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[ISN] Finally, a New Clue to Solve the CIA’s Mysterious Kryptos Sculpture

http://www.wired.com/2014/11/second-kryptos-clue/ By Kim Zetter Threat Level Wired.com 11.20.14 In 1989, the year the Berlin Wall began to fall, American artist Jim Sanborn was busy working on his Kryptos sculpture, a cryptographic puzzle wrapped in a riddle that he created for the CIA’s headquarters and that has been driving amateur and professional cryptographers mad ever since. To honor the 25th anniversary of the Wall’s demise and the artist’s 69th birthday this year, Sanborn has decided to reveal a new clue to help solve his iconic and enigmatic artwork. It’s only the second hint he’s released since the sculpture was unveiled in 1990 and may finally help unlock the fourth and final section of the encrypted sculpture, which frustrated sleuths have been struggling to crack for more than two decades. The 12-foot-high, verdigrised copper, granite and wood sculpture on the grounds of the CIA complex in Langley, Virginia, contains four encrypted messages carved out of the metal, three of which were solved years ago. The fourth is composed of just 97 letters, but its brevity belies its strength. Even the NSA, whose master crackers were the first to decipher other parts of the work, gave up on cracking it long ago. So four years ago, concerned that he might not live to see the mystery of Kryptos resolved, Sanborn released a clue to help things along, revealing that six of the last 97 letters when decrypted spell the word “Berlin”—a revelation that many took to be a reference to the Berlin Wall. To that clue today, he’s adding the next word in the sequence—“clock”—that may or may not throw a wrench in this theory. Now the Kryptos sleuths just have to unscramble the remaining 86 characters to find out. […]


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[ISN] Why Health Data Security Still Has Catching Up To Do

http://healthitsecurity.com/2014/11/17/health-data-security-still-catching/ By Elizabeth Snell Health IT Security November 17, 2014 There is no question that the healthcare industry and its subsequent health data security options have made great strides over the last several years. However, with cyber thieves more interested than ever before in medical information, it is essential for healthcare organizations to go beyond the standard HIPAA compliance standards. Mark Ford, Principle of Deloitte Cyber Risk Services, specializes in the healthcare industry and discussed the current cyber threats and health data security issues with HealthITSecurity.com. According to Ford, the healthcare sector has come a long way in the last five years alone. However, the industry is still behind others – such as manufacturing and financial services – in terms of implementing the necessary cyber risk prevention measures. “What I’ve seen over time is the industry is making progress,” Ford said. “It’s still kind of slow, it’s more reactive, and has a more compliant focus still. There’s a pretty significant gap between where they are today and where they ultimately need to be. The only way to close that gap is to obviously understand what it is and does to make sure they can lift themselves up to another level of maturity in the future.” For example, Ford explained that from the mid-1990s to the early 2000s, approximately 70 percent of the online threats to the healthcare industry were from insider threats. The rest was relegated to hacker threats. However, that has shifted as there are now different types of hackers. […]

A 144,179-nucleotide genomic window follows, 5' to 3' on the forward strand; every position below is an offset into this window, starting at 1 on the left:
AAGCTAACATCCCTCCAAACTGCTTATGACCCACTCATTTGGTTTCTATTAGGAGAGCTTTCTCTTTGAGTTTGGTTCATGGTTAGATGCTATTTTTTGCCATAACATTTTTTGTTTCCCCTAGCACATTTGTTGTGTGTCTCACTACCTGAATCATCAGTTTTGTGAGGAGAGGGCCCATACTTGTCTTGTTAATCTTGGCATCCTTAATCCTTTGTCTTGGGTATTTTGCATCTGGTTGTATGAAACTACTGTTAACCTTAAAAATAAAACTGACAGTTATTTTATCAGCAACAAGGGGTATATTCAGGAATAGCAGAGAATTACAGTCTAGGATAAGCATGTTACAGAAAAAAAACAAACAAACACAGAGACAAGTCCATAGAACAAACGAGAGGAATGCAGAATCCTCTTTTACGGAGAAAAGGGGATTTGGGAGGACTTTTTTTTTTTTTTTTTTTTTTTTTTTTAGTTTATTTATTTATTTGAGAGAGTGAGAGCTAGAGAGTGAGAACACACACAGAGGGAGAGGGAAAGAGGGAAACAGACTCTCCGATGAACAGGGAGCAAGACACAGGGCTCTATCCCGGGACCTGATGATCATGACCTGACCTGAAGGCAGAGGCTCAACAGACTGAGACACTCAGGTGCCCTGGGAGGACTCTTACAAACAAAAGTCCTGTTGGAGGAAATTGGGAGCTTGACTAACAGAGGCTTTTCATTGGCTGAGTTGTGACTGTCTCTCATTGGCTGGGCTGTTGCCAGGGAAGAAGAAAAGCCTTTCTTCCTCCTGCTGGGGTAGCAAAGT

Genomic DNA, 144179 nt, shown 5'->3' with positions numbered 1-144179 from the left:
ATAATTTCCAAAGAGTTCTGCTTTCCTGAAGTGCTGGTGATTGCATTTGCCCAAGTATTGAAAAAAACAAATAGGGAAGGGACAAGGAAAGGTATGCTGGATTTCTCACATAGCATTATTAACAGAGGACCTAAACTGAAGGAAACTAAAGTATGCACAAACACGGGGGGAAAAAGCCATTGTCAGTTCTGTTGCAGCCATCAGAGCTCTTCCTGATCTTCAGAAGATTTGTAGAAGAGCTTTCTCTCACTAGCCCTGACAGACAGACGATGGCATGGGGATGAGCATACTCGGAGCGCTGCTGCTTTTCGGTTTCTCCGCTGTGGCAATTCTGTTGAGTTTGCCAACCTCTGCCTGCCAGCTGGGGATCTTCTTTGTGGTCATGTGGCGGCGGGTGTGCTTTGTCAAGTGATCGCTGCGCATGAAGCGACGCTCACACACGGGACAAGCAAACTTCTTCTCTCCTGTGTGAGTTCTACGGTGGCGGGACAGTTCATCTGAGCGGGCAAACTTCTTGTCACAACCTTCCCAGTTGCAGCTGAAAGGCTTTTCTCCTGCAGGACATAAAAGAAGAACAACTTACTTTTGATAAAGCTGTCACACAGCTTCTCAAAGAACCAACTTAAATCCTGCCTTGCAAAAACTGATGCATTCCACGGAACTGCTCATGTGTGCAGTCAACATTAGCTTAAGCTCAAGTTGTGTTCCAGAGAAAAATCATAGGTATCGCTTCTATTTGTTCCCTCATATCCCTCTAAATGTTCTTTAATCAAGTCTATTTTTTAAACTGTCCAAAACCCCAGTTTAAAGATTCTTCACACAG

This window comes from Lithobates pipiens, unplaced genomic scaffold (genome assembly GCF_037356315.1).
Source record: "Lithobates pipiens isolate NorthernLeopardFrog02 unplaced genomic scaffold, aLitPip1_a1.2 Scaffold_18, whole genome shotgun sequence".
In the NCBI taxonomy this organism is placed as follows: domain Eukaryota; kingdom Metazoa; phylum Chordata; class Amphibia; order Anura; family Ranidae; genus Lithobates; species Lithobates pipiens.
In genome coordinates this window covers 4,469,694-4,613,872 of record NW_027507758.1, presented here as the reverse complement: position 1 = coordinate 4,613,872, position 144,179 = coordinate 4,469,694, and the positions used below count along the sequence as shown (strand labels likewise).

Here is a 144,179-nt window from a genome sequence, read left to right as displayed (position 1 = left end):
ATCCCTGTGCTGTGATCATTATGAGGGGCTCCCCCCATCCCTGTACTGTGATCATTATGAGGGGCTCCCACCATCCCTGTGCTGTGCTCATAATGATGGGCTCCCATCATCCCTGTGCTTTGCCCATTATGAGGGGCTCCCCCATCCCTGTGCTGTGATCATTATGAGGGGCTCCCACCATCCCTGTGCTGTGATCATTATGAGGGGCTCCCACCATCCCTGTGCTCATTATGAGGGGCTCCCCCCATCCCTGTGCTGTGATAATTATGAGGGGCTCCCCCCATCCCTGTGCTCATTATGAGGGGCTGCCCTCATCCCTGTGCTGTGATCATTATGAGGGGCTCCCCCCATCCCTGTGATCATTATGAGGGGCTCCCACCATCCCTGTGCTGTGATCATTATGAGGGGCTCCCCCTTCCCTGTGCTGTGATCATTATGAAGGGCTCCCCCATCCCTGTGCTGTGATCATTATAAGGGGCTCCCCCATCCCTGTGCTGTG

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[ISN] Major Cyber Attack Will Cause Significant Loss of Life By 2025, Experts Predict